I recently received an email from a woman who purchased a home with a family room addition whose only source of heat is a wood-burning fireplace. Her husband is nervous about safety issues. This is a pretty common — and important — concern among owners of old homes.
According to the U.S. Fire Administration, over one third of Americans use solid fuel-fired appliances, including fireplaces, as their home’s heat source. All combustion appliances have some degree of risk if not installed or maintained properly, including the possibility of burning down a home or harming the occupants with carbon monoxide. Here are some of the more important issues to consider for fireplace safety.
It’s very important to have the chimney and flue initially inspected by a sweep that has a recognized national certification. The National Fire Protection Association (NFPA) has now set minimum chimney inspection standards that are classified in three levels. Ask for a level II inspection for the initial inspection. If expensive repairs are recommended, be sure to get a second opinion from an inspector that does not do repairs.
Install a cap on top of the flue with a spark arrester screen and keep branches trimmed away from the chimney to reduce the possibility of igniting a fire on the exterior of your home.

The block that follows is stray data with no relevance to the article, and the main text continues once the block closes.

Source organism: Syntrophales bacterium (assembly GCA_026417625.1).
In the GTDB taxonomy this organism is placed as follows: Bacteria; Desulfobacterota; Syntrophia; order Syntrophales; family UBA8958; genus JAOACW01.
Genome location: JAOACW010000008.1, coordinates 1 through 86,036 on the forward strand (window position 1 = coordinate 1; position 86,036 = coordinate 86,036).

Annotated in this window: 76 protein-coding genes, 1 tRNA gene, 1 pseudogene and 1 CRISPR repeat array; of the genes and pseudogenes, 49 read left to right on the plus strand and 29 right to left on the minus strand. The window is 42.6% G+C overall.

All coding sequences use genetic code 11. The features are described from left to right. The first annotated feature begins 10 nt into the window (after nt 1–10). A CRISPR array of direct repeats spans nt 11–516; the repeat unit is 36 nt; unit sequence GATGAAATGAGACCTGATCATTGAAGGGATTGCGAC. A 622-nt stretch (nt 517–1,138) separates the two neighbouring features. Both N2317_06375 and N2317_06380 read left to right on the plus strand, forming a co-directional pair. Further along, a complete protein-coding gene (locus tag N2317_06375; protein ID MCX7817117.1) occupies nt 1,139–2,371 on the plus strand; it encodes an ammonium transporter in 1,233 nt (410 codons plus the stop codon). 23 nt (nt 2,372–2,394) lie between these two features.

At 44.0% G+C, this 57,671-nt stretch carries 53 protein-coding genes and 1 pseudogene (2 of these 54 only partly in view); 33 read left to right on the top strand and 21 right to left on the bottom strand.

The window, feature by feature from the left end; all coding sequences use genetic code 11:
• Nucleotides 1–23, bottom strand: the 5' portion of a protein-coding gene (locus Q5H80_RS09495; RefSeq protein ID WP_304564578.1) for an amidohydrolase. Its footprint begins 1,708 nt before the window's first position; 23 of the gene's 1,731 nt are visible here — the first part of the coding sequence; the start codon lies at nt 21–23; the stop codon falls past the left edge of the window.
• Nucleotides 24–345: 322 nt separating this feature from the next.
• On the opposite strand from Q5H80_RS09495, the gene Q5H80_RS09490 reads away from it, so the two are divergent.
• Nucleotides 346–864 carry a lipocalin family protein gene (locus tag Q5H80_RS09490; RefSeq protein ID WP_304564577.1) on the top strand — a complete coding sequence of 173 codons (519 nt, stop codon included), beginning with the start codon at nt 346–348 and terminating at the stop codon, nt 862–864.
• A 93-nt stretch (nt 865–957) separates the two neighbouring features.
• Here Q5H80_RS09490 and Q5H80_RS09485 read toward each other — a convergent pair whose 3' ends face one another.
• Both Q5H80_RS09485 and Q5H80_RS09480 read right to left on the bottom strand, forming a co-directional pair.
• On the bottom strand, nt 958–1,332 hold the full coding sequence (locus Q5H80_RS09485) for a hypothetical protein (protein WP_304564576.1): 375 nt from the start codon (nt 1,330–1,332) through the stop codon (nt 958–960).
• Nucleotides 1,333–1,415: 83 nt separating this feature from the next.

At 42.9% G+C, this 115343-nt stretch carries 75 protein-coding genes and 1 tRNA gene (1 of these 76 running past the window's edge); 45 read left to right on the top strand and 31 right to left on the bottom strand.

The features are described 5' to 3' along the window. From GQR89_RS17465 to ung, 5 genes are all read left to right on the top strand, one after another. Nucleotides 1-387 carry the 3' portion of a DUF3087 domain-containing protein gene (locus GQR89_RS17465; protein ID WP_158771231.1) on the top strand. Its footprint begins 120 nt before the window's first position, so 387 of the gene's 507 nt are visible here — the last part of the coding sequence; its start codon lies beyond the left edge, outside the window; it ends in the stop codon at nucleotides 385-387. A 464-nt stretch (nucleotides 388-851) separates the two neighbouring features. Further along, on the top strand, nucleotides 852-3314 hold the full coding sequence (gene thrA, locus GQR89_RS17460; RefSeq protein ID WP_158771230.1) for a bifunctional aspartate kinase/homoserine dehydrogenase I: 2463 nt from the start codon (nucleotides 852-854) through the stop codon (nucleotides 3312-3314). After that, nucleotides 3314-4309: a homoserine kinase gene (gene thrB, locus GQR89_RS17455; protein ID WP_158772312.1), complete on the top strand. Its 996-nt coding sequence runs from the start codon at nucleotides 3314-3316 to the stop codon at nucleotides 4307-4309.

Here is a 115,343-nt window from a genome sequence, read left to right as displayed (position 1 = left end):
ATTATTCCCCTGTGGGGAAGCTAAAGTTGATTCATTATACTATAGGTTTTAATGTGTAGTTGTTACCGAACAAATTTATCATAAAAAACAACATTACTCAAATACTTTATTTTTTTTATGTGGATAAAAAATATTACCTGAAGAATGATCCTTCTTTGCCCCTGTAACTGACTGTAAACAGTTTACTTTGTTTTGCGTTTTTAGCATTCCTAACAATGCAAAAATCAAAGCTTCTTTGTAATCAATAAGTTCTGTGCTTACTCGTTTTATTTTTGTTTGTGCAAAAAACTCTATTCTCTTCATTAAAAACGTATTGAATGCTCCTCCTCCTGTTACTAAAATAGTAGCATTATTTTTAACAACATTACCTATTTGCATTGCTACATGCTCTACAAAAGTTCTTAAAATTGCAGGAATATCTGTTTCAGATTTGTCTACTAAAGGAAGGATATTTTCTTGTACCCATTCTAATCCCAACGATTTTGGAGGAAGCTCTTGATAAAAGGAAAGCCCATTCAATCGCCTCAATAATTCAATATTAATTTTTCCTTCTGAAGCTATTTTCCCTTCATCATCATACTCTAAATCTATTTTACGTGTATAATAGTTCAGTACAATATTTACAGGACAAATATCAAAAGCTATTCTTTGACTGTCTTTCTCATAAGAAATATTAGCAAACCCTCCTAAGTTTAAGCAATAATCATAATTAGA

The chimney must also be constructed to terminate a safe distance from your roof or any other part of the house.
· Be sure the fire resistant hearth extension (floor protection) extends at least 16 inches in front of the opening — 18 inches for fireplaces with large openings
· Keep combustible decorations, toys, kindling, etc. well away from the fireplace
· Use an approved screen to contain sparks and embers
· Don’t use gasoline or other flammable liquid to start a fire (I could tell you a story)
· Never leave the fire unattended
· Never close the damper until all the embers have completely cooled — usually well into the next day
It’s also very important for homes with a fireplace, or any type of combustion appliance, to have a carbon monoxide detector installed. Be sure to buy and install one that specifically states that it detects low levels of CO. Long term exposure to low levels, not detected by many popular detectors, can cause illness and permanent injury. All homes should have updated smoke detectors (less than 6-years-old) on every level of the house and in every bedroom. Check and replace the batteries as per the manufacturer’s instructions. At least one fire extinguisher should reside in every home. Check the pressure gauge regularly, be sure everyone knows where it’s kept and knows how to use it.
If the fireplace is relied on as a heat source for your home, consider installing a high efficiency stove insert to increase heat output and reduce heat loss up the flue. This can be a safe and efficient option, when installed, operated and maintained as per the manufacturer’s instructions.